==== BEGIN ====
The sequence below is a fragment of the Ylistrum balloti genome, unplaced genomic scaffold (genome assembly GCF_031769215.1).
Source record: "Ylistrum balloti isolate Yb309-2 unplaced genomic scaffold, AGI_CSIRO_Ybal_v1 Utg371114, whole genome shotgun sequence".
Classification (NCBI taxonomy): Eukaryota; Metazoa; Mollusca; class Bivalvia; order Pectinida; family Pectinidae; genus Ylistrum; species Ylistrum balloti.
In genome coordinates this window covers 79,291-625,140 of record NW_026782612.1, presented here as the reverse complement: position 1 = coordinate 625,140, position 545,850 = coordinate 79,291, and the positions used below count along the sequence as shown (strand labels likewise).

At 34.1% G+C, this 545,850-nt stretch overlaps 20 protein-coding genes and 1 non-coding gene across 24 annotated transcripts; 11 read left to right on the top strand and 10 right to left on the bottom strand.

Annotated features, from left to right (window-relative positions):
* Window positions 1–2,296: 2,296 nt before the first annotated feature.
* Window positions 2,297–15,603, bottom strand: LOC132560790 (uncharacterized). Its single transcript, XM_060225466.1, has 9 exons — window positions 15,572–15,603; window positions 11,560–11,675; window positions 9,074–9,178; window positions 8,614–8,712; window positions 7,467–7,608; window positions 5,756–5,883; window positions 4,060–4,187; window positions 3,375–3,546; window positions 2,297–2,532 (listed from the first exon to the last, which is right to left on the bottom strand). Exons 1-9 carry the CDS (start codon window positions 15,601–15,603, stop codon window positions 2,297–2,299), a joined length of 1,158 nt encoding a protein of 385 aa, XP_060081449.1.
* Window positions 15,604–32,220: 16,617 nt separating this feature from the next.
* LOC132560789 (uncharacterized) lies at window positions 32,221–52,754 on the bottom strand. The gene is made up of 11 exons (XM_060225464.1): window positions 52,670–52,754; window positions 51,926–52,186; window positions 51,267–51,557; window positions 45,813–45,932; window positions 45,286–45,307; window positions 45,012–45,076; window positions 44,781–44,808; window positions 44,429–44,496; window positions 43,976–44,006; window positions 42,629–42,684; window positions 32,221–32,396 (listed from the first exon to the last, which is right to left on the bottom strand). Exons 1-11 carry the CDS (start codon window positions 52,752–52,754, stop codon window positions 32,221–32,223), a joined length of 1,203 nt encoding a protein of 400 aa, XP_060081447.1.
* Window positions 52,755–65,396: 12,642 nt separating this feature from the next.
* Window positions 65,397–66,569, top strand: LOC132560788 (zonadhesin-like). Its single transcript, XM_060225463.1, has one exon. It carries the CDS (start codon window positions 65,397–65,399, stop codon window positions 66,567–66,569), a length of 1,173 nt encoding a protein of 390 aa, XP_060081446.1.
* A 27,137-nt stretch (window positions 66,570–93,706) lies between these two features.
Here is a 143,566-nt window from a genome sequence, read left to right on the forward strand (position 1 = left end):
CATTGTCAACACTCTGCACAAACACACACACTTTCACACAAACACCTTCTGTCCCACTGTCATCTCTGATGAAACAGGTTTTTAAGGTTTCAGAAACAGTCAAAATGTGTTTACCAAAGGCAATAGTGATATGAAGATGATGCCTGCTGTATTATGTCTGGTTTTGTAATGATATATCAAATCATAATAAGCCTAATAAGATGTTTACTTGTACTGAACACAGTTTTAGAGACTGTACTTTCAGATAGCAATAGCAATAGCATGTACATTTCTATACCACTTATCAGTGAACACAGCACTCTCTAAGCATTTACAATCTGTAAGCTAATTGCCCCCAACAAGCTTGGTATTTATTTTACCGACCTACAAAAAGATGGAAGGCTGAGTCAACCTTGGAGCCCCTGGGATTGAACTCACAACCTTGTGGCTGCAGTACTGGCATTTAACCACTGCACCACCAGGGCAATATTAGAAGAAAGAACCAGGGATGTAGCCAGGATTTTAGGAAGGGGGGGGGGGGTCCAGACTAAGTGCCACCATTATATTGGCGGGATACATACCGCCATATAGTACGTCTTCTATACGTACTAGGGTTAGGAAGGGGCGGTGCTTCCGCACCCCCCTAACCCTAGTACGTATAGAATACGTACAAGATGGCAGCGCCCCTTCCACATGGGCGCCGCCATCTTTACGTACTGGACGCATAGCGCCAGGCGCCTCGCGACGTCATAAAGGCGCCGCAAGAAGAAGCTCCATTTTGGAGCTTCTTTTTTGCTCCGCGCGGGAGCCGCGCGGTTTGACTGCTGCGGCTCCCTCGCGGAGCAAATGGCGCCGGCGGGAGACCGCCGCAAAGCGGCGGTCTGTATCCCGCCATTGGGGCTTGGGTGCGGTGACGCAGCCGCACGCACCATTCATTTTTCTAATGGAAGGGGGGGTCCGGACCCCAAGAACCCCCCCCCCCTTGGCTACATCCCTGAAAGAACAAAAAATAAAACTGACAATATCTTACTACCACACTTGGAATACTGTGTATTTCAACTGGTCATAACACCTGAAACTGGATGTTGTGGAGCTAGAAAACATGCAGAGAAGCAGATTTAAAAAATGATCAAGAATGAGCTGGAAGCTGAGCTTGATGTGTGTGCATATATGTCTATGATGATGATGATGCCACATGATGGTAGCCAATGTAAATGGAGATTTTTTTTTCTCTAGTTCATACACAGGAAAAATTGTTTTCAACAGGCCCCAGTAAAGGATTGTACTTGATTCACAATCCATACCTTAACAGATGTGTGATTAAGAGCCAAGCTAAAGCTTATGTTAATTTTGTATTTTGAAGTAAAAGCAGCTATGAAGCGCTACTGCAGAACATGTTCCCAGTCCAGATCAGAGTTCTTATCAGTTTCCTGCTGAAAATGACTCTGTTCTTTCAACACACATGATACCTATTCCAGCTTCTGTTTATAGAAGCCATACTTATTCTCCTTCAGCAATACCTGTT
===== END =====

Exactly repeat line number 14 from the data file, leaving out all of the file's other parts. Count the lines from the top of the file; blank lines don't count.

Here is a 143,566-nt window from a genome sequence, read left to right on the forward strand (position 1 = left end):